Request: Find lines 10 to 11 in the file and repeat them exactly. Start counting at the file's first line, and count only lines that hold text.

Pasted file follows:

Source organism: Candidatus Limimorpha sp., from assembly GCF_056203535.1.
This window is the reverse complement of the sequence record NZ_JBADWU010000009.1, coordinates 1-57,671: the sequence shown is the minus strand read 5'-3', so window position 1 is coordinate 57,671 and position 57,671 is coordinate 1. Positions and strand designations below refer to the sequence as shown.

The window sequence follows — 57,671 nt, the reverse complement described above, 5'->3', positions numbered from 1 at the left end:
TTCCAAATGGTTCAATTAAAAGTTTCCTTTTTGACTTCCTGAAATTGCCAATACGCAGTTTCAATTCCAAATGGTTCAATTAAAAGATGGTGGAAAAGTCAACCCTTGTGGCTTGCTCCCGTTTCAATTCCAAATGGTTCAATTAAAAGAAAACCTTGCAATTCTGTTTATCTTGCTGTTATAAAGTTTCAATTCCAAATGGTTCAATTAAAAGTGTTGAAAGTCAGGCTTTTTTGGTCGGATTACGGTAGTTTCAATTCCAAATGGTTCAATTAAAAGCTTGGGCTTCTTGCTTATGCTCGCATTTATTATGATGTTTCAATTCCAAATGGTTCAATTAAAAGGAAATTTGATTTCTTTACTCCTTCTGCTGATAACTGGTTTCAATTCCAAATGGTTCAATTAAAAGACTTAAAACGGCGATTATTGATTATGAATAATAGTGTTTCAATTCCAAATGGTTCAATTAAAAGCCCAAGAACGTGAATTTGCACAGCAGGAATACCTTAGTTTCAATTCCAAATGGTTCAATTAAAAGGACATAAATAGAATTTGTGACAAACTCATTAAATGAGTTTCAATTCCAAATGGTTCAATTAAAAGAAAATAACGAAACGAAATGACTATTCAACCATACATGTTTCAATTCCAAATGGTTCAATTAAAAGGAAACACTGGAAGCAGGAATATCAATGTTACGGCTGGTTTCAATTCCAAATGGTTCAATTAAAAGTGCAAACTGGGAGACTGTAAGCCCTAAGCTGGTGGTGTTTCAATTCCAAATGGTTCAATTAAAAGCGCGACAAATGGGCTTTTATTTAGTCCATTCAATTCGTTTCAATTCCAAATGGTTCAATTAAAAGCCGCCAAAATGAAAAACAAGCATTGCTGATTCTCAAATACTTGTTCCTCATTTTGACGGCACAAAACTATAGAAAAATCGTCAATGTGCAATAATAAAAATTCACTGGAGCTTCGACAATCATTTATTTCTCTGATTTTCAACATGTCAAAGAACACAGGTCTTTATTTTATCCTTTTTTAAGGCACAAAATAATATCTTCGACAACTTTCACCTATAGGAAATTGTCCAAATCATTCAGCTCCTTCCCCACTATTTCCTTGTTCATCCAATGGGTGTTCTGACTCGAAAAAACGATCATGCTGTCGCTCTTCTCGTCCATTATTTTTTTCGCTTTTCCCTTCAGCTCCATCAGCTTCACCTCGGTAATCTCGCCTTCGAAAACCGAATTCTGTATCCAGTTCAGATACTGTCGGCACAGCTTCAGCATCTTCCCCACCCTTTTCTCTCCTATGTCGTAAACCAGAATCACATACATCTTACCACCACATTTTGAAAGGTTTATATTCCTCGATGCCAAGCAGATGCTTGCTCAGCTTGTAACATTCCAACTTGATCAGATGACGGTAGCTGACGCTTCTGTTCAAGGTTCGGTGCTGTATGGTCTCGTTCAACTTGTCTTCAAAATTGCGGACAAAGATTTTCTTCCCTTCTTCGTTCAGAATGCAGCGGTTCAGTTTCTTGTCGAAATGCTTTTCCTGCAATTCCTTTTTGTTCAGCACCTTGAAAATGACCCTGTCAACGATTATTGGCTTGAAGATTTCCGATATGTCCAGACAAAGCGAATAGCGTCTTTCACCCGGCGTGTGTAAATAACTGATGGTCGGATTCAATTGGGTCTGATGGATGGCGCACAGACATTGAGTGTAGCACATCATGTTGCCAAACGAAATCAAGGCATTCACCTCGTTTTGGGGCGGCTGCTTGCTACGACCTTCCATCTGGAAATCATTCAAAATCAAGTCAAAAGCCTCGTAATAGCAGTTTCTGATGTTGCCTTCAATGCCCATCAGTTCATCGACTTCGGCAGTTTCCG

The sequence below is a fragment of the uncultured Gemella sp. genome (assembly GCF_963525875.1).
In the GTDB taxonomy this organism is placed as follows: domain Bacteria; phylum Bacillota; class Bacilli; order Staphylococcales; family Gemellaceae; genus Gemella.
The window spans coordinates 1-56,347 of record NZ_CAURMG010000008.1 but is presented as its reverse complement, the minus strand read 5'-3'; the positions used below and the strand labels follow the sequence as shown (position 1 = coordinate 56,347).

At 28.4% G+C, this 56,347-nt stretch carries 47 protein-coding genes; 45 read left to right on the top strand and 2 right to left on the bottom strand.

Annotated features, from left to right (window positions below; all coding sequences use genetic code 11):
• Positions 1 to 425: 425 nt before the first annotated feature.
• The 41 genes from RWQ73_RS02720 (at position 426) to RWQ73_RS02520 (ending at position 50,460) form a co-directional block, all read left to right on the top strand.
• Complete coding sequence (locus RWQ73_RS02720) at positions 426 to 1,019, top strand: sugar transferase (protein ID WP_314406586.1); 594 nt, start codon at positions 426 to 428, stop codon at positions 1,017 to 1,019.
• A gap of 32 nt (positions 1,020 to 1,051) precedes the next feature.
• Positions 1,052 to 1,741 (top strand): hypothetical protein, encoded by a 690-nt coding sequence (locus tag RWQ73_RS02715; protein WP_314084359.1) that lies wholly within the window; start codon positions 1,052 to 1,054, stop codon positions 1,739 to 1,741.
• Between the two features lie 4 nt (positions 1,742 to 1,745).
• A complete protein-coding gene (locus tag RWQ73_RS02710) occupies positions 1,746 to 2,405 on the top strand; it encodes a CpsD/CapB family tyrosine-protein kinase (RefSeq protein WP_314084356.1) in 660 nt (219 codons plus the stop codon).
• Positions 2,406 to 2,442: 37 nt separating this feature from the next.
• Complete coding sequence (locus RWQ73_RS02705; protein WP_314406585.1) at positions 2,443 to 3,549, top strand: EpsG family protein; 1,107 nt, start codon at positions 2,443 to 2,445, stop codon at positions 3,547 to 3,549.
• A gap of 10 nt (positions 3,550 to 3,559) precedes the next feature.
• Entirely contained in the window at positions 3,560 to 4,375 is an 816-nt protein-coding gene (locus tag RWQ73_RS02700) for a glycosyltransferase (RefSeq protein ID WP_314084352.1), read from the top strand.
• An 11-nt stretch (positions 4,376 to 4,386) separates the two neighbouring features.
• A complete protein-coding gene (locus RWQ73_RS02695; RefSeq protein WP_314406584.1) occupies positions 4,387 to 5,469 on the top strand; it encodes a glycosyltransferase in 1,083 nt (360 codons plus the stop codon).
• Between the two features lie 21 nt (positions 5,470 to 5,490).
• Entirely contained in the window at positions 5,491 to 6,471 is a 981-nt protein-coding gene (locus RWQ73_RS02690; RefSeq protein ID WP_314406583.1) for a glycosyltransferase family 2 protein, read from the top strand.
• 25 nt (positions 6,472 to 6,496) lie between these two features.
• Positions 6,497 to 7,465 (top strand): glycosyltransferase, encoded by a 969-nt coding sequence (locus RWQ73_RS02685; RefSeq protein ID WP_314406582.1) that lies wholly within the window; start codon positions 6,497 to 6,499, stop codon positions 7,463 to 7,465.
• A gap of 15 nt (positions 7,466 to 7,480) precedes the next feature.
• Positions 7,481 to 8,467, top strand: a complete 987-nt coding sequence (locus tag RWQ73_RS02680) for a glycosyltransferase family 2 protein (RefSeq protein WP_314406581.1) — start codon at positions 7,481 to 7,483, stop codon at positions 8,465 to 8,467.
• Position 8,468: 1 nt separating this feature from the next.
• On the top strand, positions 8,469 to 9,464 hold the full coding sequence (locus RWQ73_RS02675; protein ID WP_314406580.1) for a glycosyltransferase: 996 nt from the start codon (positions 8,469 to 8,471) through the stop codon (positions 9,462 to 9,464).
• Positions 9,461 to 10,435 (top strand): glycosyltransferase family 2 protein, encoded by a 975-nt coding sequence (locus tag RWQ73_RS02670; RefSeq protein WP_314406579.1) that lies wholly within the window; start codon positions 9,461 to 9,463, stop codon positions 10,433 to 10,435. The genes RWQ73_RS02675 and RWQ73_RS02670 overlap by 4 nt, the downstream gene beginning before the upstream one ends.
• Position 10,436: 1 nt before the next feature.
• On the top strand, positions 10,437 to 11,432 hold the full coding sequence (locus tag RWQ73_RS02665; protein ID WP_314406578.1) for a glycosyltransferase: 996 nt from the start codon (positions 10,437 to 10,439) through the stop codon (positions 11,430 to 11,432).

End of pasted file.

• Positions 1 to 425: 425 nt before the first annotated feature.
• The 41 genes from RWQ73_RS02720 (at position 426) to RWQ73_RS02520 (ending at position 50,460) form a co-directional block, all read left to right on the top strand.